[Dee Andrews has published an interview with me on her blog. If you’re interested in learning about the inner-workings of Brad Palmore, check out http://www.deeandrews.net]
The comforts of flying first class from Miami to Brazil made it easier for me to get some long overdue reading done. I have a stack of about 30 books in my "to be read" pile, but occasionally I’ll come across a book that I have to move to the top of the list. This was the case with Len Sweet’s latest: The Gospel According to Starbucks.
There are a couple of reasons to move the book to the top of the list. First, I love Starbucks. It is no secret that Starbucks has successfully tapped into a method of attracting and attaching its customers that we could learn from in the church. Second, Len Sweet is one of the best academic authors about Post-Modern Christianity. We shall not hide it any longer… I am a postmodern. One of our new members paid me the ultimate complement Sunday when she said, "Wow! You are post-modern, aren’t you." Somewhere between Nooma, Blue Like Jazz, Fuel, and Flood, I just gave up and started riding the wave (a very postmodern concept, by the way).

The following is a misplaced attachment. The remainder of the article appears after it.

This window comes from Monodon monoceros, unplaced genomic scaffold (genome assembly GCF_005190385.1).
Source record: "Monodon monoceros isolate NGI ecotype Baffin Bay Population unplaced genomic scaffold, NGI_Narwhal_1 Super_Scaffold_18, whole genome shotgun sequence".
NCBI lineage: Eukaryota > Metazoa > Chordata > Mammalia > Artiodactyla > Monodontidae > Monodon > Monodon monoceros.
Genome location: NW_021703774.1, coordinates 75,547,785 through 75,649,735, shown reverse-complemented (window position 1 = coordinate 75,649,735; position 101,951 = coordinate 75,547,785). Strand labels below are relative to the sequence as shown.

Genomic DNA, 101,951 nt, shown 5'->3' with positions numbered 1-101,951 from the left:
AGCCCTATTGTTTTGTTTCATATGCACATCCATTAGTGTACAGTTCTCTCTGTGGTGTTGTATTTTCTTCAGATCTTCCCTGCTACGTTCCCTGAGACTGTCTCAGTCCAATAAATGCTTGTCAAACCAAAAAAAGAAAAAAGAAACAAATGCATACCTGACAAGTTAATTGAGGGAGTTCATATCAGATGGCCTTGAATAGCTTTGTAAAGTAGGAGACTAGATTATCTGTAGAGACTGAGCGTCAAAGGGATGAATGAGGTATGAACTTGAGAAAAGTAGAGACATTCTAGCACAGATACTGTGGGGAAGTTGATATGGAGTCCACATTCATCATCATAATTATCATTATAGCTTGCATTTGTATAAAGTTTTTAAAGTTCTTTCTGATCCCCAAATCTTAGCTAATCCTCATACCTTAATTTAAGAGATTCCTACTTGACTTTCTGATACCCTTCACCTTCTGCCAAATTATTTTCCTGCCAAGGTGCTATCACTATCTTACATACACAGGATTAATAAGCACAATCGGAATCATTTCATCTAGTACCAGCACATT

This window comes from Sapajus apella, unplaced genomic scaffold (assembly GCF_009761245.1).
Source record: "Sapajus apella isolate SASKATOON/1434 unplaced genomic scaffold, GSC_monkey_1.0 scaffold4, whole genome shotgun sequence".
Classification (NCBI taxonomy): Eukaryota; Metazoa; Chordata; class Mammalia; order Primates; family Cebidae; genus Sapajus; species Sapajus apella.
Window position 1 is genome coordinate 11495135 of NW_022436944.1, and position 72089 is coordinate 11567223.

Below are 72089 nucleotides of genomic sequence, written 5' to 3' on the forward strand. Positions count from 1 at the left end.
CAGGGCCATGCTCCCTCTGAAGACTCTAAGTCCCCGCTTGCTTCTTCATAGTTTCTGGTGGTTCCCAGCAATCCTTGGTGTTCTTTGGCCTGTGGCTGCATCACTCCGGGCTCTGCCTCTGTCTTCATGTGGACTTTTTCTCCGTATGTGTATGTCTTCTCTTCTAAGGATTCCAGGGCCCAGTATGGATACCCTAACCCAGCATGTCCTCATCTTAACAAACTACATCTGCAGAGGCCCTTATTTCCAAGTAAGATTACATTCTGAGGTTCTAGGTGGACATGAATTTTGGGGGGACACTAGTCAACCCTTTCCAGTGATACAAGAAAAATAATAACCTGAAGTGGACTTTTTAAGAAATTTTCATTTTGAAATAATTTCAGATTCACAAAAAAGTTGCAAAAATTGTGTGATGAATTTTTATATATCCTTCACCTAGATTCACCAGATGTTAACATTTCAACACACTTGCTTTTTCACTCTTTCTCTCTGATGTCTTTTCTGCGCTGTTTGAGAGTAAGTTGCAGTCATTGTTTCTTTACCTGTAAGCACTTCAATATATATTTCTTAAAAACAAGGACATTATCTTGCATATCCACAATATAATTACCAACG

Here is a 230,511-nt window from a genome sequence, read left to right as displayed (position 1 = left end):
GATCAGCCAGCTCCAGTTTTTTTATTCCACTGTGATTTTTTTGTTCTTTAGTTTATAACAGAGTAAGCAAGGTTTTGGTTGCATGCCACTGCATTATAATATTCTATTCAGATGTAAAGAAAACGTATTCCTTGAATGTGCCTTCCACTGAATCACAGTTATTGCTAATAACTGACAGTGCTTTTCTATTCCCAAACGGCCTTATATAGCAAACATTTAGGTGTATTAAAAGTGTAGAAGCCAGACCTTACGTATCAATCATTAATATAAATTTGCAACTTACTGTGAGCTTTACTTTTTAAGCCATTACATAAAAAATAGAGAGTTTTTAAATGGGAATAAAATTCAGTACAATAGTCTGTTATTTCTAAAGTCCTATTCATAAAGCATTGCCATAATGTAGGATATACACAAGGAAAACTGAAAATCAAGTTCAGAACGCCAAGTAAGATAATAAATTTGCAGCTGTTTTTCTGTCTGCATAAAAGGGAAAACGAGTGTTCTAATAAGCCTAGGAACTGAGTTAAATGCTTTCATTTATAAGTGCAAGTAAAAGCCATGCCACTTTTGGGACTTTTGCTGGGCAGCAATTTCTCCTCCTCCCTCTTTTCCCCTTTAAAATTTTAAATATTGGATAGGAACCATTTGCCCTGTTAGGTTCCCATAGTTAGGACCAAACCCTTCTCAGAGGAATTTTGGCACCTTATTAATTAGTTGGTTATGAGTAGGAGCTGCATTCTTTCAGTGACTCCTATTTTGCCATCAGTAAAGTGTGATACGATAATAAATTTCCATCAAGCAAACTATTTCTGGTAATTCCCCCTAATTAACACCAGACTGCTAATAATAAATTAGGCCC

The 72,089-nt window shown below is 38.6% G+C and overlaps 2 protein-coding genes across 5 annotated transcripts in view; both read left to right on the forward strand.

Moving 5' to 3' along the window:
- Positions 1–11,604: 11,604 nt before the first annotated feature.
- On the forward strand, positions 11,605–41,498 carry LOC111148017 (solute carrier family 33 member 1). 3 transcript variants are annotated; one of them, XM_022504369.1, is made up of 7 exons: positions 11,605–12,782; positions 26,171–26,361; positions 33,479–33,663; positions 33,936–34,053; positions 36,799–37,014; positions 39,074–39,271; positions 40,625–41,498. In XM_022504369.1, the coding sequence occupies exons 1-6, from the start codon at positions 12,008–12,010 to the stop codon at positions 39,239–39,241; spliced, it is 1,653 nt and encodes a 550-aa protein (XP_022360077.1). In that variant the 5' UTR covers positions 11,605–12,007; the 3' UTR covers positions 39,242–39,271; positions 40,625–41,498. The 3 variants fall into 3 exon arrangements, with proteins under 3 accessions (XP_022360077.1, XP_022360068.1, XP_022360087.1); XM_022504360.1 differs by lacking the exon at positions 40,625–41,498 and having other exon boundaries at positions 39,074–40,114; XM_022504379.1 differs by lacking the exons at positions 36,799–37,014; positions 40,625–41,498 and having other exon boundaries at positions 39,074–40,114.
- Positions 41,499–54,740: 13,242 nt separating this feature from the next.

The book is a quick read, and should be added to the reading list of everyone who wants to understand what post-moderns look for in a church setting. As a bonus, there is a 6 page history of coffee in the world. I dog-eared a couple of pages that I’ll share over the next few days, but first the basic premise of the book.
Chapter two is entitled "Life on an EPIC Scale" and sets the framework for the rest of the book and introduces the comparisons to Starbucks. Throughout the book, Sweet encourages us to live the "EPIC" life and to strive for "EPIC" churches. You guessed it, EPIC is an acronym. The four basic principles covered in the rest of the book are:
- Life is Experiential
- Life is Participatory
- Life is Image-Rich
- Life is Connective
As if by divine coincidence, our pulpit minister (now the Minister of Teaching) put on a very EPIC sermon. He used physical illustrations in the form of jars and olive oil. He had a replica lamp from the first century that he passed around the auditorium as he spoke. He asked response questions and received responses. He connected the ongoing lesson to involvement in our small groups program. It was very well done.
So, how many of you are a part of an EPIC congregation? What would be different if you moved to a more EPIC format?